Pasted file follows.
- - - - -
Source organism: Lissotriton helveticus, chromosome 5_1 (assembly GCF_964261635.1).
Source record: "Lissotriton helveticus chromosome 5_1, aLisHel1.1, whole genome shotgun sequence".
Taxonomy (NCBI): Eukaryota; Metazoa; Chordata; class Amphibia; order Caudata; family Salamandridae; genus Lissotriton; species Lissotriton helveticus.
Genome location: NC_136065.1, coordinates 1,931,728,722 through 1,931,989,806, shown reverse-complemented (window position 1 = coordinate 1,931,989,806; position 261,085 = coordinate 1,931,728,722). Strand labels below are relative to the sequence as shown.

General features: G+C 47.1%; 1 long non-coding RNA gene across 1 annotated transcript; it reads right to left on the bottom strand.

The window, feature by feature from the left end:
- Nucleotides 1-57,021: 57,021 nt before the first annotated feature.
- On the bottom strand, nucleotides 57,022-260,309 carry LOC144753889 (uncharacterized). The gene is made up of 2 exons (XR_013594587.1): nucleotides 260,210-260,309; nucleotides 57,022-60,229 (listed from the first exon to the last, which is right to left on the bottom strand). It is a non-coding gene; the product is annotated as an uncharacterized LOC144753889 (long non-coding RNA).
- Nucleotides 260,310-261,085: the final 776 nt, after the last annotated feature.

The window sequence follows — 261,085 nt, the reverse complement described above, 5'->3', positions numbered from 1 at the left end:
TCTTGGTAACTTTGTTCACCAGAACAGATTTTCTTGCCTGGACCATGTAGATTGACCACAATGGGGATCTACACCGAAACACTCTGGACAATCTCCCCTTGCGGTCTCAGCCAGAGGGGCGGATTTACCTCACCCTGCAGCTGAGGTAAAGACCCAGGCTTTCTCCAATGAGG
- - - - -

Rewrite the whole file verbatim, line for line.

Source organism: Lissotriton helveticus, chromosome 5_1 (assembly GCF_964261635.1).
Source record: "Lissotriton helveticus chromosome 5_1, aLisHel1.1, whole genome shotgun sequence".
Taxonomy (NCBI): Eukaryota; Metazoa; Chordata; class Amphibia; order Caudata; family Salamandridae; genus Lissotriton; species Lissotriton helveticus.
Genome location: NC_136065.1, coordinates 1,931,728,722 through 1,931,989,806, shown reverse-complemented (window position 1 = coordinate 1,931,989,806; position 261,085 = coordinate 1,931,728,722). Strand labels below are relative to the sequence as shown.

General features: G+C 47.1%; 1 long non-coding RNA gene across 1 annotated transcript; it reads right to left on the bottom strand.

The window, feature by feature from the left end:
- Nucleotides 1-57,021: 57,021 nt before the first annotated feature.
- On the bottom strand, nucleotides 57,022-260,309 carry LOC144753889 (uncharacterized). The gene is made up of 2 exons (XR_013594587.1): nucleotides 260,210-260,309; nucleotides 57,022-60,229 (listed from the first exon to the last, which is right to left on the bottom strand). It is a non-coding gene; the product is annotated as an uncharacterized LOC144753889 (long non-coding RNA).
- Nucleotides 260,310-261,085: the final 776 nt, after the last annotated feature.

The window sequence follows — 261,085 nt, the reverse complement described above, 5'->3', positions numbered from 1 at the left end:
TCTTGGTAACTTTGTTCACCAGAACAGATTTTCTTGCCTGGACCATGTAGATTGACCACAATGGGGATCTACACCGAAACACTCTGGACAATCTCCCCTTGCGGTCTCAGCCAGAGGGGCGGATTTACCTCACCCTGCAGCTGAGGTAAAGACCCAGGCTTTCTCCAATGAGG